The Bingham Centre’s high-rolling GC network is well-intentioned, but it has an image problem.

An occupational hazard of business journalism is encountering the common assumption, reflected in the glossy patinae of boardroom tables everywhere, that the interests of multinationals and their investors happily coincide with those of Joe (and ‘Jose’) Public.

As a former City editor, I’d hazard that this is an assumption that helped deliver Brexit and Donald Trump. 

The conviction rests on what even its fiercest advocates acknowledge is now a rather beleaguered truism: globalisation (principally understood to mean footloose capital) was and remains a ‘Good Thing’.

Globalisation has been extremely good for the companies whose senior executives attended the Bingham Centre’s launch of a high-rolling GC network. This will aim to promote the ‘rule of law’ and ease the path of multinational investment in countries which don’t enjoy the benevolent ministrations of liberal democratic politicians. At least one of those GCs had just jetted back from the World Economic Forum in Davos, the ultimate ‘winners’ club’. I’m sure she wasn’t the only one. 

Among the losers and also-rans in developed economies, however, the jury is not so much out on globalisation as demanding to be discharged on account of a splitting headache. One recalls the tart response of a sceptical Geordie to Anand Menon, a distinguished professor of European affairs, when he recently warned of the impact of Brexit on UK GDP: ‘That’s your bloody GDP, not ours.’

Ouch. The poor professor, a school contemporary of mine, can consider himself ill-used; he’s an academic after all, not a hedge-fund manager.

But I write not to discuss the pros and cons of globalisation, let alone Brexit. Forbes magazine compiled a useful list here and there’s an eloquent defence of globalisation here from Jim O’Neill, the man who invented the BRIC acronym.

A pertinent point for lawyers, though, is that this is the context in which FTSE general counsel must counter what they perceive to be an increasingly hostile environment for doing business in untapped and unstable markets – and sometimes developed markets too.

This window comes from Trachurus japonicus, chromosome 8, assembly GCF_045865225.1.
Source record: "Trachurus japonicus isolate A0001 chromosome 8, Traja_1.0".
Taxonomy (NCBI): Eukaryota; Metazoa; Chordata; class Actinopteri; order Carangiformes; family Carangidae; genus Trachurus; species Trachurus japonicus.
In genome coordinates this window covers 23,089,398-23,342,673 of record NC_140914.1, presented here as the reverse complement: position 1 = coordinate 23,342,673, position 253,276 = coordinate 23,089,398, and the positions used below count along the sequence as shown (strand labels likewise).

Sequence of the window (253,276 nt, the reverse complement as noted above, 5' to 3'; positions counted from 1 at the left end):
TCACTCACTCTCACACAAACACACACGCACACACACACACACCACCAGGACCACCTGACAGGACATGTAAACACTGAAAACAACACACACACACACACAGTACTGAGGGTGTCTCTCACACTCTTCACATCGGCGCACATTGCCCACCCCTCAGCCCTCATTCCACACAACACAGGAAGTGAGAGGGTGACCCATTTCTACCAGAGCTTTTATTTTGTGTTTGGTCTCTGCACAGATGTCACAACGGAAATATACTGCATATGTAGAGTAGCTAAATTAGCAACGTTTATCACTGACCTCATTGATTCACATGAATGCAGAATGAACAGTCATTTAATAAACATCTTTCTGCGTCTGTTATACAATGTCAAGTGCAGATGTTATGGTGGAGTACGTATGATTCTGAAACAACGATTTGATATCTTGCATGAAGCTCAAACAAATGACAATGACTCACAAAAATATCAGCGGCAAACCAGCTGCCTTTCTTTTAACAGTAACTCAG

No one but a crook or anarchist would argue we don’t need to bolster safeguards against bribery and corruption - for example - or that enforcement action should be transparent and, above all, consistent.

But there was a degree of cognitive dissonance at Wednesday’s launch which could bode ill.

There was much vigorous nodding, for example, at complaints that in Europe and the US, financial institutions are being exploited by governments and their regulatory agents as ‘pots’ of hitherto untapped tax revenue through swingeing and unpredictable fines and penalties. American banks alone have been been fined around $100bn since the financial crisis erupted. 

My hankie did not leave my pocket, I must admit. No one mentioned that ordinary people in both Europe and US were themselves viewed as hitherto untapped ‘pots’ of tax revenue when they dug deep to rescue the financial services sector from its own greed and recklessness. The losers and also-rans continue to live with the day-to-day consequences in the guise of seemingly permanent austerity; the winners, cloistered in Davos this week, do not.

If the new network wants to win hearts and minds, it needs to be careful when deploying arguments like this. Otherwise it may create the impression it wants its members to be above the law - or to decide what the law should be - rather than to promote the rule of law. 

Sometimes the medium is the message, too. One of the seven founders of the new network is HSBC, which (to quote the Telegraph) ‘has been embroiled in scandal for having too lax controls when it comes to financial crime and sanctions, the repercussions of which still cast a long shadow’. And that shadow lengthens: HSBC was fined €33m for rate-rigging as recently as last month. 

Another founder member is BP – which agreed to pay the largest environmental fine in US history two years ago for the Gulf of Mexico oil spill, after a judge ruled it had been ‘grossly negligent’.

Personally, if I want a lecture on what best serves the rule of law, I’ll reread Tom Bingham’s book. What best serves big business is an altogether different matter.

And therein lies the network’s problem. When it comes to the rule of law, the ’megacorp’ outriders of the Anglo-Saxon economies can hardly claim to be preaching to unsophisticated markets and their state agents from the moral high ground.

If they ever could.

Paul Rogerson is Gazette editor-in-chief